Joseph Hill, M.D., Ph.D.


Endowed Title: James T. Willerson, M.D., Distinguished Chair in Cardiovascular Diseases; Frank M. Ryburn Jr. Chair in Heart Research

Department: Internal Medicine, Molecular Biology

Graduate Programs: Integrative Biology


Joseph Hill is Professor of Internal Medicine and Molecular Biology, Chief of Cardiology at UT Southwestern Medical Center, and Director of the Harry S. Moss Heart Center. He was graduated from Duke University with MD and PhD degrees in 1987. His PhD dissertation research was in the field cardiac ion channel biophysics. Dr. Hill then worked for 5 years as a postdoctoral fellow at the Institut Pasteur in Paris studying central and peripheral nicotinic receptors. In 1992, he moved to Boston where he worked as an Intern and Resident in Internal Medicine at the Brigham and Women’s Hospital, Harvard Medical School. This was followed by training as a clinical Cardiology fellow at those same institutions. Dr. Hill worked at the University of Iowa from 1997-2002, where his clinical interests centered on cardiomyopathies and lipid management. He moved to UT Southwestern in the fall of 2002. Dr. Hill’s research examines molecular mechanisms of structural, functional, and electrophysiological remodeling in cardiac hypertrophy and failure.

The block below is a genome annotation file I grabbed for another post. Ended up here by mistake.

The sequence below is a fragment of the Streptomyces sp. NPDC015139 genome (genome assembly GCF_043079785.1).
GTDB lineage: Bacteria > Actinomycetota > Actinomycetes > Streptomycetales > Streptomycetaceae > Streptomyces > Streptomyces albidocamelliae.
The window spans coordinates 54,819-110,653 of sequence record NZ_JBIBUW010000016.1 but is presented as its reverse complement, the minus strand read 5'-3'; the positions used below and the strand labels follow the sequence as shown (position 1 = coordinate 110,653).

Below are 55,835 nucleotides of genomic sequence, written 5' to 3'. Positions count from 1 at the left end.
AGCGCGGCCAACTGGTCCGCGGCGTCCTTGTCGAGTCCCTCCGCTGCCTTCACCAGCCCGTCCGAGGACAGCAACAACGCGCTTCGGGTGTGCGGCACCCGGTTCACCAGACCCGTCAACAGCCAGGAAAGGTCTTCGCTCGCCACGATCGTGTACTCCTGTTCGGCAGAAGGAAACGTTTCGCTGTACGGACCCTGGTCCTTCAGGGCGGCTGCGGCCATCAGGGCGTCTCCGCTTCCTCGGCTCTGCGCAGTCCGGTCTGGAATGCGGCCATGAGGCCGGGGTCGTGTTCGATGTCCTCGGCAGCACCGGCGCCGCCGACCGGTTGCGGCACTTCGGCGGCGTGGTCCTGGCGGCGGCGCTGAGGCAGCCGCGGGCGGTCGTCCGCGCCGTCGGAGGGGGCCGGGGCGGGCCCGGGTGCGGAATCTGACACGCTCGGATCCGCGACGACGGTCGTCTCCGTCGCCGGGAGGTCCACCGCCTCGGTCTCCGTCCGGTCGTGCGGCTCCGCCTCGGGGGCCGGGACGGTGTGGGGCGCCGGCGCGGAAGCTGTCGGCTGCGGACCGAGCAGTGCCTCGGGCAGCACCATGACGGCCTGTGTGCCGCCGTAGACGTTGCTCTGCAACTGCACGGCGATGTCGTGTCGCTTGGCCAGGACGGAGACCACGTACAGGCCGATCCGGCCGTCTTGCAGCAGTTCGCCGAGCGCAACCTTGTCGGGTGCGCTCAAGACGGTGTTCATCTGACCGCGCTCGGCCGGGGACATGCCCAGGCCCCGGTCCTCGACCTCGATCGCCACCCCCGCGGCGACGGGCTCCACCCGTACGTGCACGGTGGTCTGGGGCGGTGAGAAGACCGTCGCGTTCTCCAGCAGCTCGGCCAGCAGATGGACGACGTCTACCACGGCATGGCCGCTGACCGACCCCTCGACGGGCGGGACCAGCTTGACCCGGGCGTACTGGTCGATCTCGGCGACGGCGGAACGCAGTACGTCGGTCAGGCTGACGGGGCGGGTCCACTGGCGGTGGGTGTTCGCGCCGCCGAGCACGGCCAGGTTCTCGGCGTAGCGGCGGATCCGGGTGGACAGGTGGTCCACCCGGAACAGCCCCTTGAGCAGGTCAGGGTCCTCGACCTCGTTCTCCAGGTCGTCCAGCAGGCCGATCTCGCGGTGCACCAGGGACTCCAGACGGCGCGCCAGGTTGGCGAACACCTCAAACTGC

Medical School Duke University School of Medicine (1987)
Fellowship Institut Pasteur (1992), Molecular Biology
Internship/Residency Brigham & Women's Hospital (1995), Internal Medicine
Fellowship Brigham & Women's Hospital (1997), Cardiovascular Disease

Clinical Interests

Clinical Cardiology
  • Abnormal Cholesterol
  • Angina Pectoris
  • Cardiomyopathy
  • Chest Pain
  • Congestive Heart Disease
  • Coronary Artery Disease
  • Heart Murmur
  • Heart Palpitations
  • Hypertension (High Blood Pressure)
  • Initial Cardiology Consultations
  • Non-Invasive Cardiovascular Testing
  • Second Opinions for Heart Disease
  • Syncope (Fainting)

Research Interests

  • cardiac hypertrophy and failure
  • electrophysiological remodeling
  • molecular signaling